He opened that concert with an all-but-flawless playing of Hummel's E-flat major Trumpet Concerto, then segued effortlessly into jazz for the second half of his program. "Everybody was amazed," recalls Paul Randall, now principal trumpet with the New Orleans Philharmonic. "He had the discipline and control to play a concerto and the creative spirit to improvise in jazz." Adds trumpeter Ronald Benko: "It wasn't so much his daring, but that each half of his program was equally wonderful."
That rare virtuosity has since been displayed nationwide on tour and through a quartet of hit recordings. On Feb. 28 Marsalis is slated to play consecutive classical and jazz segments on CBS's Grammy Awards program. He is the first artist ever to be nominated simultaneously in both the classical and jazz categories.
A reserved and analytical 22-year-old, Marsalis may be the person who is least awed by his own versatility. He sees no giant chasm between jazz and classical, "just two different ways of thinking, like checkers and chess," he says, and adds, "Once I asked Alvin Batiste, probably the greatest clarinetist I ever heard and the first black guy to play with the New Orleans Philharmonic, what he thought about playing classical music. 'Hey man," he told me, "just play music and try to understand it.' "
Wynton lives by this credo now, but it wasn't always so. Though his father, Ellis Marsalis, is a jazz pianist and his five brothers took up a variety of instruments, music at first was nothing special for Wynton. His father's employer, Al Hirt, gave the boy his first trumpet when Wynton was 6. "I never practiced," he says flatly.
Still, observes his mother, Dolores, "Anything Wynton committed himself to, he went all out, but he never tried to do 100 things at once—just one at a time." Music waited its turn after such things as basketball and the Boy Scouts until, at 12, he heard an album by jazz trumpet great Clifford Brown. "Nobody could go like that, I thought, and I've just got to learn how," says Wynton. "I'd practice when I woke up, and practice after school." Evenings, Marsalis played with every conceivable music group in New Orleans. Despite that heavy schedule, he graduated from Benjamin Franklin High School, with a 3.98 (out of 4.0) average and a National Merit Scholarship.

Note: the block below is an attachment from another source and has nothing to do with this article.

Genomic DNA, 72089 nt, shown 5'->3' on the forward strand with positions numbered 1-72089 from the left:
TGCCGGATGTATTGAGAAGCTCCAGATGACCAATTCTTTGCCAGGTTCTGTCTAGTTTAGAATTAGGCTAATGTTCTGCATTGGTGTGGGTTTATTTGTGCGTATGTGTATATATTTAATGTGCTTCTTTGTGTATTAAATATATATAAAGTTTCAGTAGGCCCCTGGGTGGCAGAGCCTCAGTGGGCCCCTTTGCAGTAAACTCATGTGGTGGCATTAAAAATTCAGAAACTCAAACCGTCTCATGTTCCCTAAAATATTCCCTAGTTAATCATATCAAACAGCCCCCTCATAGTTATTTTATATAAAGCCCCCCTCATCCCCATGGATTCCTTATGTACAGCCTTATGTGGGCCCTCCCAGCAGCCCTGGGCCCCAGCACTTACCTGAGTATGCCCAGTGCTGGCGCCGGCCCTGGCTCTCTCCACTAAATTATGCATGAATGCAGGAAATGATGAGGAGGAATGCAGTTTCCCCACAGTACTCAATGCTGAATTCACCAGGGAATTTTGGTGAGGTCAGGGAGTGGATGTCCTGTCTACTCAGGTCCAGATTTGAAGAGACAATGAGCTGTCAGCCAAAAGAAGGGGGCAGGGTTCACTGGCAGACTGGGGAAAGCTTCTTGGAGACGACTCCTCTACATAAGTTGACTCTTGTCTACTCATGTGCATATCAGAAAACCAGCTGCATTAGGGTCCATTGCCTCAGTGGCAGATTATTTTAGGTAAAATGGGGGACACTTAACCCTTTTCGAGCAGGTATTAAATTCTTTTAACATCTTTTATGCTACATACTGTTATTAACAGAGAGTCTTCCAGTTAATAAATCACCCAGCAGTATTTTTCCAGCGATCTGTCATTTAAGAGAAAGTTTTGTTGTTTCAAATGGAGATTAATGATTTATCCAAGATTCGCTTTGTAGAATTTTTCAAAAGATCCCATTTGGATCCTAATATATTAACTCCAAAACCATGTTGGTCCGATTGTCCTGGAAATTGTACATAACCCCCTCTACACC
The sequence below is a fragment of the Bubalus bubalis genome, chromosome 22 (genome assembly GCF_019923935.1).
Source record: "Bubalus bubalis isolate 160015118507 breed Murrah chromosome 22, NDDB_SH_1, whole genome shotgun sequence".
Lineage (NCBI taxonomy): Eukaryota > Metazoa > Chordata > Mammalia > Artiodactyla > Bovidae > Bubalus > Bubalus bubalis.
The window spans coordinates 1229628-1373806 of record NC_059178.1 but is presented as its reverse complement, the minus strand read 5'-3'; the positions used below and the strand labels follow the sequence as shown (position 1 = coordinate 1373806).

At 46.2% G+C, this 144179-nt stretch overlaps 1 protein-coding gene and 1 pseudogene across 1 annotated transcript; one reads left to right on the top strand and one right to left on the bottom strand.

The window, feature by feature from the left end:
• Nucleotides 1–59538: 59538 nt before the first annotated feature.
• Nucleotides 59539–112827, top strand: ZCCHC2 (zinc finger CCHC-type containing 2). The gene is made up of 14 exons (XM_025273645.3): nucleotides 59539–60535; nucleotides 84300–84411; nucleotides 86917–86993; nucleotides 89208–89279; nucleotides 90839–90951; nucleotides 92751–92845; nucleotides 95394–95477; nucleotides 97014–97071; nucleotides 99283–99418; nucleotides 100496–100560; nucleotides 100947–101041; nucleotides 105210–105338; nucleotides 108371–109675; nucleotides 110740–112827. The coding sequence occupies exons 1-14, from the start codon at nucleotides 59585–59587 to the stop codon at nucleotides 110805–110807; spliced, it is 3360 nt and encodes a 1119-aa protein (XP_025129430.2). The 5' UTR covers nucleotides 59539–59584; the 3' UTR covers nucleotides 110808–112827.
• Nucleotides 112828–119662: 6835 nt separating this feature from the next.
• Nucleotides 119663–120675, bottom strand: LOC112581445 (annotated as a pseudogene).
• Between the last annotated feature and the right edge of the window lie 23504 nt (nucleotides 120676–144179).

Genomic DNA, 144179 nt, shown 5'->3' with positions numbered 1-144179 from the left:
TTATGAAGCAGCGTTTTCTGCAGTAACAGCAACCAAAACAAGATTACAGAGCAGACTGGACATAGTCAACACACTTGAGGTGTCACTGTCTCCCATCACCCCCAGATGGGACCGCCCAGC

Then 17, alone and "scared stiff," he headed north to the citadels of classical music: Tanglewood's Berkshire Music Center and Manhattan's Juilliard School. His musicianship was instantly recognized, but he found it more fulfilling to play in the clubs, latching on with Art Blakey's Jazz Messengers and Herbie Hancock's VSOP II group. "Playing with them was like walking on water," says Wynton euphorically. He is annoyed by the tendency of classical musicians to put down jazz. "Beethoven did things with rhythms that are really hip, but there's no way that can be compared with modern jazz. Jazz is in motion, which automatically puts it in another realm."
He approaches his music with a priestly purity of his own. His 1982 LP, titled simply Wynton Marsalis, did as much as anything else to spearhead a revival of undiluted jazz. That and his two Grammy nominees (the Haydn, Hummel and Leopold Mozart trumpet concerti, and his jazz album, Think of One) each sold some 100,000 copies, astronomical figures for records in those genres. Marsalis also has formed his own group (in which older brother Branford is saxophonist), and his performing and recording gigs should keep him fully occupied for the next year.
He avoids showboating and doesn't smoke, drink or do drugs. He "loves the vibes of women" but admits to no steady date. For the moment he has set up housekeeping with Branford in his renovated Brooklyn brownstone. "Long walks are a Wyntonian tradition," says trumpeter Justin Cohen, "but they must always have a destination. He is a man of purpose." The critics think he can be the greatest trumpet player ever, exceeding even his own idol, Louis Armstrong. Wynton Marsalis doesn't dawdle.
Even in the music-laced ambiance of New Orleans, Wynton Marsalis rates as a most extraordinary young man with a horn. At 14, he made his debut with the city's Philharmonic. Two years later he was performing with professionals in the New Orleans Brass Quintet. But it was a 1979 recital at the New Orleans Center for Creative Arts that turned him into the stuff of legends.